Tuesday, October 1, 2013

Microreview [book]: Dream London by Tony Ballantyne

Ballantyne, Tony. Dream London. [Solaris, 2013]

The Meat Pie

Well here we are dear reader in another fantastical version of a modern city, warped for your delight, taking you away into a wonderland only one imaginative leap from your own humdrum reality. I am led to believe by other bloggers out there with more savvy than me that this is what we should be calling Urban Fantasy, a moniker that makes me think more of my desires for a garden flat not too far from the tube for under half a million pounds... Or of a time when London's nasty prat of a mayor is booted out. But I digress..

This particular 'UF' is of this same city, suffering under the effects of some strange and constant mutation. Each night streets shift, houses grow, move or disappear, neighbourhoods shrink or expand. Exotic monkeys and birds roam the night streets, and trendy bars and pubs revert to taverns and inns of the old days. Indeed, the chief result of these mysterious goings-on is that London is succumbing to its past in both landscape and behaviour. The city we are led through, dubbed 'Dream London', has more in common with a steam punk Victorian dystopia than any Orwellian future world. I was reminded as much of graphic novels like From Hell as much as sci-fi films like Dark City or Franklyn. 

It is the transformation of people's roles and personalities more than anything that Ballantyne is concerned with. The hero and narrator is a former soldier, James Wedderburn, who, as the story begins, is working as a benevolent pimp to young women in a seedy corner of town. He is standard anti-hero material, selfish and jaded, but with the smarts and charm, and deeply-hidden golden heart, to be a good guy really. Or so I think we are supposed to think. And whilst James is pleasant enough company, and a suitably cynical guide to this strange world, the fact that he is fully engaged with the morally dubious world around him, working prostitutes and dealing with murderous rivals, and yet acts so apart from it, so confused by it, left me a little detached from the tale. I couldn't quite connect with the idea of Dream London as a functioning reality in which James really lives. Indeed the first few chapters exacerbate this dislocation, suggesting that perhaps this is all a halluciagenic dream in the mind of James. 

This would have been a fun way to carry-on the book - one man's perception of his own world, distorted by imagination. Yet as various players in the battle for control of Dream London attempt to force James to join their side, and he finds himself dragged into a struggle to expose and defeat the powers behind the city's transformation, the story is realised as a full-blown fantasy epic, of which James is really only a small element, and often a passive bystander. The secret of how London came to be so warped is the source of much of the tale's mystery, and Ballantyne describes this decaying world rather excellently, making me want to stroll its streets and wander its fragrant markets. Some reservations, however. For example, the way women are reduced in status and power to become whores standing in doorways like some adult version of Oliver Twist may be a fair assessment of the repugnant sexism that is only slowly being diluted in our real world. But the idea society would so quickly revert (the changes have been going on only for around a year) beggars belief, and this is reenforced by almost all the characters save James having seemingly fully embraced this new situation, almost as if they were never in existence before. I sort of wished the real world was some distant myth, whispered of but only remembered by the old. It would have made the set-up more convincing for me at least.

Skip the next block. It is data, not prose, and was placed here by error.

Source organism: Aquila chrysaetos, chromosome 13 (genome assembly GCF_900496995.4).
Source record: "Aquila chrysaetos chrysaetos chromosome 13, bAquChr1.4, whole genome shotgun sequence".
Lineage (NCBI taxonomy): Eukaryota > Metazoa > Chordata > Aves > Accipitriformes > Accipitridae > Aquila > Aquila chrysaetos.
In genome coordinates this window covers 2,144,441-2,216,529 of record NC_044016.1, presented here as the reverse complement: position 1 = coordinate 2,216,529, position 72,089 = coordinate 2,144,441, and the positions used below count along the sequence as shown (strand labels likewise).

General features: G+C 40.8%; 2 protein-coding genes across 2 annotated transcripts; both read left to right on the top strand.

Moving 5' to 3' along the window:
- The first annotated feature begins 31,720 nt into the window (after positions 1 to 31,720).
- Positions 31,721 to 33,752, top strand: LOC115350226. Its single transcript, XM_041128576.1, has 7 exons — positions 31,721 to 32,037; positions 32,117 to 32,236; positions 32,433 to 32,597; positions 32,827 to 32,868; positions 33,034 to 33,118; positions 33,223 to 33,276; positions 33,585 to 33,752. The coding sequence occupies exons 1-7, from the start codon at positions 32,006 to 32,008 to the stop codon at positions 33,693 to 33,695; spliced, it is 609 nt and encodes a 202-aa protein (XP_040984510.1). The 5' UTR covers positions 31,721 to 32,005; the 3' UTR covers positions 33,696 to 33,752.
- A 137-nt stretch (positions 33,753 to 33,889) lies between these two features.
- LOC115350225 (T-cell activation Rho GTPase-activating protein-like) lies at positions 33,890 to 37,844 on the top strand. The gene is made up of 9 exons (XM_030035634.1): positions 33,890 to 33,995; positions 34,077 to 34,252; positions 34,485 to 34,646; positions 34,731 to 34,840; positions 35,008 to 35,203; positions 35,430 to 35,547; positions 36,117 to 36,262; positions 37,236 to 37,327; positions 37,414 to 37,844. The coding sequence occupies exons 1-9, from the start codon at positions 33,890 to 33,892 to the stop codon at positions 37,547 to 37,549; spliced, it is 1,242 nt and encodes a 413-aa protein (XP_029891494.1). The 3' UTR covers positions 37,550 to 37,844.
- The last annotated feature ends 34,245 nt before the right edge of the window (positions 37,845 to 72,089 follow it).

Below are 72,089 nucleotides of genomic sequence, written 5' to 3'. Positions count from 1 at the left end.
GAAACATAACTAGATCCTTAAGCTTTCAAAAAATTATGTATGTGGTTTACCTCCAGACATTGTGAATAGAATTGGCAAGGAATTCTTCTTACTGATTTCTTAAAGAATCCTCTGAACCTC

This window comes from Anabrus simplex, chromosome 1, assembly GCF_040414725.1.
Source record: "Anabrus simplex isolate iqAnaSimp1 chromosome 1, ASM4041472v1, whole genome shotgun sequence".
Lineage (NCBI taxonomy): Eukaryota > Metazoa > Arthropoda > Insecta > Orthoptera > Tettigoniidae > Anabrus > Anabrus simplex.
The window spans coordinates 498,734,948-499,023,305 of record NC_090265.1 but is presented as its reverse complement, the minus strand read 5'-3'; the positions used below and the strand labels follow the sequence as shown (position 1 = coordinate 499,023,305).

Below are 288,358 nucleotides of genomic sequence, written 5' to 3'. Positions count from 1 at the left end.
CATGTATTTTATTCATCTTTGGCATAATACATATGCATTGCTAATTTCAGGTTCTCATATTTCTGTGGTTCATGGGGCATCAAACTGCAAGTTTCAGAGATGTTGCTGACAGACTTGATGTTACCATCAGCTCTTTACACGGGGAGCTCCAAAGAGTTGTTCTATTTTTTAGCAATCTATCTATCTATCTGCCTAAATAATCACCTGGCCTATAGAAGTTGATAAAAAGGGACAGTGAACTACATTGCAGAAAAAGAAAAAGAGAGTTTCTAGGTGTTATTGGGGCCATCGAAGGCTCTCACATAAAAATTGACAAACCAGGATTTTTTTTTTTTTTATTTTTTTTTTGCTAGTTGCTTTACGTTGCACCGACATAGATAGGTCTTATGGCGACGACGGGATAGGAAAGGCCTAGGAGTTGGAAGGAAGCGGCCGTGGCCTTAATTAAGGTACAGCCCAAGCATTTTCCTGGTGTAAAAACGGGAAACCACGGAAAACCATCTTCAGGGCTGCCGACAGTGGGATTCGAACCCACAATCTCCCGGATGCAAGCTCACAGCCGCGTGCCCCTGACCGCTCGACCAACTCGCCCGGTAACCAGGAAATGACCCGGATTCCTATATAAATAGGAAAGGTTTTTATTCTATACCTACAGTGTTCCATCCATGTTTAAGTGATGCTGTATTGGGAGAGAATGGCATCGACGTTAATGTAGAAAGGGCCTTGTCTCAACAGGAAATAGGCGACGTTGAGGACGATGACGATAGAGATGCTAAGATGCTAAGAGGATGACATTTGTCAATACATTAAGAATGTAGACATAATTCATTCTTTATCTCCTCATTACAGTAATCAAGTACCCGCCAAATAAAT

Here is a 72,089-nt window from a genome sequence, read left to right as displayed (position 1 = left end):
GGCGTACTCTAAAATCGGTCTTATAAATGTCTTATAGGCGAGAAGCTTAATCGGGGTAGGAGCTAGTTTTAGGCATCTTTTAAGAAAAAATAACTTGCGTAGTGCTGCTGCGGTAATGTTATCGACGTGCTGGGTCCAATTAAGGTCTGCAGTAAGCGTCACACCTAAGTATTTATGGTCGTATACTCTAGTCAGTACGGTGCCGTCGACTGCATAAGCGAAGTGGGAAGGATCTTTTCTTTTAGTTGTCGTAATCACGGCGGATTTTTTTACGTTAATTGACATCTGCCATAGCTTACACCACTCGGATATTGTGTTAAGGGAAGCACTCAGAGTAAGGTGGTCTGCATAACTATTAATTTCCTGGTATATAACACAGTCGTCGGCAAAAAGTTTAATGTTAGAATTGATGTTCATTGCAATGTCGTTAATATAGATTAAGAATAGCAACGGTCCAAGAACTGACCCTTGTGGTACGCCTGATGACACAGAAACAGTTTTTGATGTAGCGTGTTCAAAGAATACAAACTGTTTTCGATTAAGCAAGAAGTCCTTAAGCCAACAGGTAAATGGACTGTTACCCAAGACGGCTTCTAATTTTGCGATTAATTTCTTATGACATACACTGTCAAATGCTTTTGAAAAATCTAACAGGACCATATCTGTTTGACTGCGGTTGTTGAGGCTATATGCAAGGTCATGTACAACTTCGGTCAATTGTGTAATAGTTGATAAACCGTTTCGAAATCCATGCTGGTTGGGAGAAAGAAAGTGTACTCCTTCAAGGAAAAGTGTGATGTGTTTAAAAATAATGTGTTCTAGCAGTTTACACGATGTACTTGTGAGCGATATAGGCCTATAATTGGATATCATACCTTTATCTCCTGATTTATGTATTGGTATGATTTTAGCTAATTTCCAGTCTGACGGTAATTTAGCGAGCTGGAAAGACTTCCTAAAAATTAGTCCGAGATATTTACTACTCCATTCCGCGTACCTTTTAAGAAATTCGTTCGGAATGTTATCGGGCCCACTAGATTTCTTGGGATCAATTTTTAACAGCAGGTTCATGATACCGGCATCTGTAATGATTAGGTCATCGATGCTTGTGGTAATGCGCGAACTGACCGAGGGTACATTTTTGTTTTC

But enough of logic and believability. There are giant salamders, blue monkeys, a character in the form of an orange frog man, an angry spy, an obstinate and foul-mouthed toddler with eyes in her tongue, towers with horrifying vortexes and a chasm to another world. That's my Christmas wish list sorted. This is a fun and fantastic place, and would be a great location for a series of books. I just wish the path the protagonist took showed us more of it, and have lent us more understanding of it. As he reaches the climax of the story, Ballantyne throws in marching bands, missle attacks, orgiastic killer statues and towers of evil ants. And we get some idea of what caused the changes. But I just didn't quite buy it. Dream London - the place and the novel - remains a delightful enigma, a wild and imaginative arena, and not an alternaverse (that isn't a word but should be) I could be convinced by, but one I thoroughly enjoyed visiting.

The Math 

Baseline Assessment: 7/10

Bonuses: +1 for the wild and imaginative details; +1 for Mr Monagan the ever-faithful orange frog man

Penalties: -1 for not solving the disconnect between hero and his surroundings; -2 for the disappointment of the final pages, which seem to kill the idea of a book two.

Nerd coefficient6/10. Still enjoyable, but the flaws are hard to ignore